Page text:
The Book of Jobbed #2: A Brief History of Animals Playing Football in Movies (2024)

The animal-as-athlete genre can be traced back to 1952 with a movie that Ronald Reagan passed on because he thought the premise was too ridiculous.

I’m of course referring to Bonzo Goes to College, which focuses on a college football coach so desperate for a win that he puts in a chimp—the titular Bonzo—at quarterback. It’s the sequel to Bedtime for Bonzo. This was the poster:

The Book of Jobbed #2: A Brief History of Animals Playing Football in Movies (1)

The original Bonzo film followed a psychology professor (played by Reagan) trying to teach human morals to a chimp in order to prove that the answer to the nature-versus-nurture problem is nurture, and he’s doing this to prove he is nothing like his criminal father. It asks deep, probing questions. What maketh a man? Do the sins of a father descend upon his children? Is it funny when you throw stuff at Ronald Reagan?

Bonzo Goes to College is not quite as thematically rich. It only asks one question: “if a monkey can throw poop, can a monkey throw a post route?”

The answer is yes. After Bonzo’s performance as a golfer impresses a college football coach, the coach goes to the university president and points out there is no rule that says a football player can’t be a chimpanzee. He pleads with the university president to let Bonzo take an entrance exam.

And Bonzo passes it with flying colors. The professor who proctored the exam delivers the results to the president and gives what is inarguably one of the greatest monologues in all of cinema:

“Don't ask me to explain it. I should prefer to believe the entire incident was an optical illusion.

“The fact remains that he is a straight-A scholar. His answers give every evidence of outstanding native intelligence, plus a phenomenalmemory. In all honesty, he is mentally equipped to be a professor rather than a student.

“And now, if you'll permit me, I should like to resign.

After leading a renown scholar to give up on his career and presumably drink himself to death, Bonzo spearheads an explosive offense in practice. He can not only throw it long, but he’s a dual threat too. He can run it for chunk yardage at any moment. Before even playing a game, the hype gets so big that it affects the betting markets.

In the low point leading into its third act, a pair of racketeers kidnap Bonzo, swapping him with an identical chimp. Their motive is straightforward: money. They go to a bookie and put in a large bet on Pawlton’s opponent in the upcoming game.

It looks like this plan is going to work for a while. With a befuddled, turnover prone chimp in at QB, Pawlton can’t advance the ball, and their opponent runs up the score.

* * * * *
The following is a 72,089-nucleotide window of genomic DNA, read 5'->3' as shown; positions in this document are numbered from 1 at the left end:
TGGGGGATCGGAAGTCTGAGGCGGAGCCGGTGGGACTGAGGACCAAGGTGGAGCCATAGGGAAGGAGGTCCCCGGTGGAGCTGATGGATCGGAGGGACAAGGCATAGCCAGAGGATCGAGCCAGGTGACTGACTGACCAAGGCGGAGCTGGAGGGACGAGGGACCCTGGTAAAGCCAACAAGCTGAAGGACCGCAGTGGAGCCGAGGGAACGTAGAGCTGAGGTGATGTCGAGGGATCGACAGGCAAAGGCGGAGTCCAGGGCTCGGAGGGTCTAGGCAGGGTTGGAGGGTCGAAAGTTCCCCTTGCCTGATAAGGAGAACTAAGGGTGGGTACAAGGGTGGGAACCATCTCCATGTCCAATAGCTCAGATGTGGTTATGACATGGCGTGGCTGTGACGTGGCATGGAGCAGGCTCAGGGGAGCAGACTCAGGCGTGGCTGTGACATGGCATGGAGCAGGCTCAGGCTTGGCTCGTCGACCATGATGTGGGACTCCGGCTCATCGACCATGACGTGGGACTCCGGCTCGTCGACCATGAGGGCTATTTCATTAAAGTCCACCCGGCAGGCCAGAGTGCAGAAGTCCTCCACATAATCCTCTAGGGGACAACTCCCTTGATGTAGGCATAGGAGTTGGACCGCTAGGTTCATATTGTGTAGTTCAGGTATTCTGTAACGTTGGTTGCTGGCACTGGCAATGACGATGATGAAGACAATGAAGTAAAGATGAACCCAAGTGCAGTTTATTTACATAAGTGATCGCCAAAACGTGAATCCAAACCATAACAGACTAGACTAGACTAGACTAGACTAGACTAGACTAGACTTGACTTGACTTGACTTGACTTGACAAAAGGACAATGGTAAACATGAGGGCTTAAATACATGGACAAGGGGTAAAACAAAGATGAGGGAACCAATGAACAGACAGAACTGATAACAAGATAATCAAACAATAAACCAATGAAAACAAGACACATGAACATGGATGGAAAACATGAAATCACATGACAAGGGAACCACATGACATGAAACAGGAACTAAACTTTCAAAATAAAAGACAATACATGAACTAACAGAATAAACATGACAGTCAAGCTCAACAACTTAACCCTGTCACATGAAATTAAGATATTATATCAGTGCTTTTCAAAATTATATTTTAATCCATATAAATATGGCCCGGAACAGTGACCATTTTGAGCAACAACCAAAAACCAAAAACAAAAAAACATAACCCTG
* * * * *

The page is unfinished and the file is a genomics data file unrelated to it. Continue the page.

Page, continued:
But Bonzo manages to escape captivity after his kidnappers go to a bookie’s bar to listen to the game on the radio. He hitches a ride in a taxi, puts on the pads, and gets back onto the field for the fourth quarter. He engineers a rally more heroic than any of Tom Brady’s 46 fourth quarter comebacks—he even wins the game by catching a touchdown pass on the final play of the game, predating the infamous Philly Special by over sixty years.

Still, the offenses of the 1950s were not nearly as sophisticated as modern day playbooks. They did not have RPOs, option routes, or zone reads out of shotgun formations. So Bonozo’s success is impressive but it doesn’t put him in the same league as quarterbacks like Lamar Jackson, Andrew Luck, and Joe Burrow.

It should also be noted that there are three big officiating problems in this movie.

  1. Bonzo is running forward before the ball is snapped on the final play of the game. This should be flagged as illegal motion, the touchdown nullified, and the down replayed. It is a ludicrously blatant foul, and I cannot believe the refs missed this one.

  2. On the same play, Bonzo climbs up the goalposts in order to catch the ball. It’s unclear to me whether or not this would count as being inbounds when he makes the reception, but I feel like at the very least could be a unsportsmanlike conduct foul.

  3. Most importantly, though, the chimp acting as Bonzo’s body double is not a registered student-athlete. Pawlton, then, played an ineligible player for the majority of the game. The film makes a big deal out of the sanctity of amateurism, so I can only assume the officials don’t bring this up in the movie because they’re incompetent.

I’ll be reaching out to the NCAA and other sources to confirm whether or not the touchdown should have counted and if Pawlton University would be required to vacate the victory due to the non-student athlete the team had in at quarterback while Bonzo was kidnapped. “Watch this space,” as they say.

Gus (1976)

It took 24 years before an animal played football on the big screen again. It’s unclear why. Perhaps no one could settle on which other animals could play the sport. Maybe filmmakers thinking of making their own foray into the genre watched Bonzo Goes to College and wept for there was no point in trying to repeat a masterpiece. Perhaps the beancounters determined there wasn’t enough support in the international box office for a gridiron football movie.